DAILY INSIGHT: Lessons from the New York Times for school CIOs

By Dr. Gordon K. Dahlby, CIO Advisor

As then-potential presidential candidate Ron Regan once quipped in one of his debates, “There you go again.

Or you may recall Vice President Mondale’s quip; “Where’s the beef?”

In a September 3, 2011, New York Times article, “In Classroom of the Future, Stagnant Scores—a part of the newspaper’s series “Grading the Digital School:The High-Tech Gamble”—the efficacy of instructional technology investments is once again called into question. Perhaps the readers here are not surprised.Education researchers frequently admit to the difficulty in expressing direct causal research to any particular treatment or innovation.Such difficulty is often tied to an inability to control all the variables and/or that social science research is weak in its use of analytics. The fact that businesses do not have to justify the use of technology is irrelevant to the discussions.

For the school district CIO, though, there is a lesson to be learned.The article points to several potential issues within our community.Much of it can be laid at the feet of poor-quality communication.For example, the article points out the efforts of a district to renew a bond issue to be used to keep the technology refreshed and to have resources for newer technologies.Some of what seemed lacking in the article was an understanding that the resources in the bond cannot be repurposed to salaries or supplies, nor that there would likely be significant pressure on other parts of school budgets if technology investments must come from the general fund.For districts working on their transition to e2-curriculum (electronic x enhanced) materials by morphing textbook or other budgets to accommodate a variety of new media, applications/software, data and BI tools, it is important for administrators to update their community on the shifting use of their financial resources in an easy to understand way.It is important to be honest and forthcoming on costs and to include all technology staff as contracted consultants and resources in those communications.It is known the total cost of ownership is not just bound by costs for hardware and software.It must be know to the public community.It is important for senior leadership to share how important it is to the district.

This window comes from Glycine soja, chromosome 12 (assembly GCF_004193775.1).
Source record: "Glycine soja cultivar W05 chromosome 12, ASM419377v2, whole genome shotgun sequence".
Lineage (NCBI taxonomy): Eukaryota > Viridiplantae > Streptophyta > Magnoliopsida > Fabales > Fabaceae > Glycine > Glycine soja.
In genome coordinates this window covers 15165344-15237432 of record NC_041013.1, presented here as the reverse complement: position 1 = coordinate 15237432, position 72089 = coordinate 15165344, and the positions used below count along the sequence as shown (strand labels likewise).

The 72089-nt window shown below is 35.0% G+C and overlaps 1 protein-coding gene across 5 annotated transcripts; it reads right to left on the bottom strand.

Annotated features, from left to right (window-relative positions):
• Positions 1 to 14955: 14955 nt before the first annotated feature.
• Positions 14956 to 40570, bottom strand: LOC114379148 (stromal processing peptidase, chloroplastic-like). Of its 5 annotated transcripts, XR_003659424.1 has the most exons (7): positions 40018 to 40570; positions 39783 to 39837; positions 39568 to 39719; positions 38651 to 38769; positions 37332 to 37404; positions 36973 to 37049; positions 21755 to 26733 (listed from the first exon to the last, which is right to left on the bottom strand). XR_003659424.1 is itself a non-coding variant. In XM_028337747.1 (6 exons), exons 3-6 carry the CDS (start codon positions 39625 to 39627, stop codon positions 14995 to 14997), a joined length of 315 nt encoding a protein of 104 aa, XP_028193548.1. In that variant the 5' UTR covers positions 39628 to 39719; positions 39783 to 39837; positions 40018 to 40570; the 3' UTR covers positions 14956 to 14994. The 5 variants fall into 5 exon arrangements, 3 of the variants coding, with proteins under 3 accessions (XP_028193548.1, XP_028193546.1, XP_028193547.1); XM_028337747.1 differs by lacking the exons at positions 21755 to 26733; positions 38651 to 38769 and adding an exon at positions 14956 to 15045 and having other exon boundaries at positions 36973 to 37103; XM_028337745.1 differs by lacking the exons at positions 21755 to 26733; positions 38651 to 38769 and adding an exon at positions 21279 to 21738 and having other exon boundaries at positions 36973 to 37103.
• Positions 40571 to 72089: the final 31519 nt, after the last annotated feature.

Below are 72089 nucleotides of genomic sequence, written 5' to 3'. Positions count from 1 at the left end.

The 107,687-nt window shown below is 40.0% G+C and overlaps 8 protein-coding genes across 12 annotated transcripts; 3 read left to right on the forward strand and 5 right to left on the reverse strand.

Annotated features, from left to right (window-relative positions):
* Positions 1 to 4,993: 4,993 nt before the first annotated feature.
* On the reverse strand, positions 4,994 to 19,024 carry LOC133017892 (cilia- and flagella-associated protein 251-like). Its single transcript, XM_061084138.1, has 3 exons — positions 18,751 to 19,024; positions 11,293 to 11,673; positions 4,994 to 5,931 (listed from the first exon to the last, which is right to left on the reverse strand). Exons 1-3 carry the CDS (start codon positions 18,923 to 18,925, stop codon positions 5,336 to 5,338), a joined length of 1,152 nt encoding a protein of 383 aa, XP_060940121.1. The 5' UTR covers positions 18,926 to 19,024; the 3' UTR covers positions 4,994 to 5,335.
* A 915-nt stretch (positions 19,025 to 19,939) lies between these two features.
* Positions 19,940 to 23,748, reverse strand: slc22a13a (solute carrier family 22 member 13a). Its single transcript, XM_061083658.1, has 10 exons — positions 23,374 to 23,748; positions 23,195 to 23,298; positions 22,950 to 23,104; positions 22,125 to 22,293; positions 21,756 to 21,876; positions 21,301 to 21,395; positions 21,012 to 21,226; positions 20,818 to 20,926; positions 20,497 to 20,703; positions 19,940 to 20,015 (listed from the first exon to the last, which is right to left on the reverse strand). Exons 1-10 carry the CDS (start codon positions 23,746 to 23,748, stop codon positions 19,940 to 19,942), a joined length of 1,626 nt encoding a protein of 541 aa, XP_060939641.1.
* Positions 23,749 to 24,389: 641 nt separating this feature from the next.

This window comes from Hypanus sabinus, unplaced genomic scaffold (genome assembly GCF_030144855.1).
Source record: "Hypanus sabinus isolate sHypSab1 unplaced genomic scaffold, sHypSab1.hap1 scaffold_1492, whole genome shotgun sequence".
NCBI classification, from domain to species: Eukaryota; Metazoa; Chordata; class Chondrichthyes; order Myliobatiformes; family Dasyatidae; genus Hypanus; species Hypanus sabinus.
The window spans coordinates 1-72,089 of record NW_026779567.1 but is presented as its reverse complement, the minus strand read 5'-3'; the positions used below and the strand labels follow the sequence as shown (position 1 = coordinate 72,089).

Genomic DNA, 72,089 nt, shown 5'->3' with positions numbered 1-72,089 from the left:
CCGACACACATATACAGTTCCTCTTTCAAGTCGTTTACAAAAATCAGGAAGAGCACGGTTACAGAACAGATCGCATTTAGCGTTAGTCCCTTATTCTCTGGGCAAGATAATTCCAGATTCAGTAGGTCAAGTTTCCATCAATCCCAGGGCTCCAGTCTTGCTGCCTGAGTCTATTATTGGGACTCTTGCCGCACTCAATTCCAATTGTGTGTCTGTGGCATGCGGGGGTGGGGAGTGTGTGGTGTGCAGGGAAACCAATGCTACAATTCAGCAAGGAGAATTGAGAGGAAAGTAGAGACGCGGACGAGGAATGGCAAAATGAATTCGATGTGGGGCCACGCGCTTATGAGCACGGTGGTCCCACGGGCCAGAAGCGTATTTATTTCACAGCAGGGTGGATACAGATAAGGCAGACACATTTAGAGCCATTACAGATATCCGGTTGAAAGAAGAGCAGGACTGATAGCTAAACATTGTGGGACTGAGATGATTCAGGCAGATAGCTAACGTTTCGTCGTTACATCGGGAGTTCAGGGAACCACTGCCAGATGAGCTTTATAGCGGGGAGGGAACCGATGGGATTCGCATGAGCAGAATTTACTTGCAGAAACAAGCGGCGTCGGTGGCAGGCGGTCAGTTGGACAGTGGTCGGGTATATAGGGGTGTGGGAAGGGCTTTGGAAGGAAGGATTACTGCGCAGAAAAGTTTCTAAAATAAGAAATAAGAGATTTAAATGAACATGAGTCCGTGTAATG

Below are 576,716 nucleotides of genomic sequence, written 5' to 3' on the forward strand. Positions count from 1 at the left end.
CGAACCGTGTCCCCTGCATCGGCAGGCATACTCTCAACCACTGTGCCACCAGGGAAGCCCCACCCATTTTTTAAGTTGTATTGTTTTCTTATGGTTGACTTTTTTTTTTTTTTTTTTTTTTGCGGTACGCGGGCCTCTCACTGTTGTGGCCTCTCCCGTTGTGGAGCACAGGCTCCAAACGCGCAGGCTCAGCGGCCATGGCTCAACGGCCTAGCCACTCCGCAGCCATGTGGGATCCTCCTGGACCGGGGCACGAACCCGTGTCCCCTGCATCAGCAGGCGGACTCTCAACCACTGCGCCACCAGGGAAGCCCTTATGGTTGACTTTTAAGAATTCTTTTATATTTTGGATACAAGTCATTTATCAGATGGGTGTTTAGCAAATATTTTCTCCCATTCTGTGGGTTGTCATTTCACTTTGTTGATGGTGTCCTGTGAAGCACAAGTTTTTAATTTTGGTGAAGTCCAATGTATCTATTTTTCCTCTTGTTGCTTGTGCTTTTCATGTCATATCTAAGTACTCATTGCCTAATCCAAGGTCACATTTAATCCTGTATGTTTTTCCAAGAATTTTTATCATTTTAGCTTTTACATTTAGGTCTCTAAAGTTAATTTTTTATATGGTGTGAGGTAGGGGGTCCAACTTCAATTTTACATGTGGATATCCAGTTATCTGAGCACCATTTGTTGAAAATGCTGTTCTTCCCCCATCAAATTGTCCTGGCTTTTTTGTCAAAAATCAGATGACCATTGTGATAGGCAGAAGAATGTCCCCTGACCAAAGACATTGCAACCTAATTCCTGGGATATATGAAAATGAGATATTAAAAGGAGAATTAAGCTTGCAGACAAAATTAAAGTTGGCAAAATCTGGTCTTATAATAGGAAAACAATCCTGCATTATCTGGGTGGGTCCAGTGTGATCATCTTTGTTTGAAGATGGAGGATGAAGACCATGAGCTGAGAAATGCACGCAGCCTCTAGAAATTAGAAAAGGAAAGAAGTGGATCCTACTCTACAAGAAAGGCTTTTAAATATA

Top CIOs have structured in an ongoing communications plan ways to capture and communicate to those many different constituents in your community not only the evolving way schools do learning-related activities using the new tools of this century, but also the myriad of new learning activities that have not been available to most classrooms of the past century.Most parents and community members have not experienced the use of technology as a learner.One needs to find the best avenues for getting the word out.One might think that PCs and the Internet are not new.To many of your parents and much of the taxpaying community without students, the multiple new platforms, applications, software, and form factors are still viewed as new visitors to the education environment.You are encouraged to invite them into your classrooms to observe.

In a reaction to the article, several postings, position statements, and projects are in the works to repudiate concerns listed in the article.Some will say they are asking the wrong question, some will insist it is obvious to spend on technology because the page has turned to a new century and some will answer questions not raised by the article.What will be interesting will be well-developed responses that match the designed reasons for the investments with the measured outcomes and accomplishments to date. The educational technology industry welcomes masters and doctoral candidates as well as their professors to publish research summaries in commonly read periodicals.It will be interesting to watch.

Dr. Gordon K. Dahlby is an educational consultant for leadership in policy, planning and practice.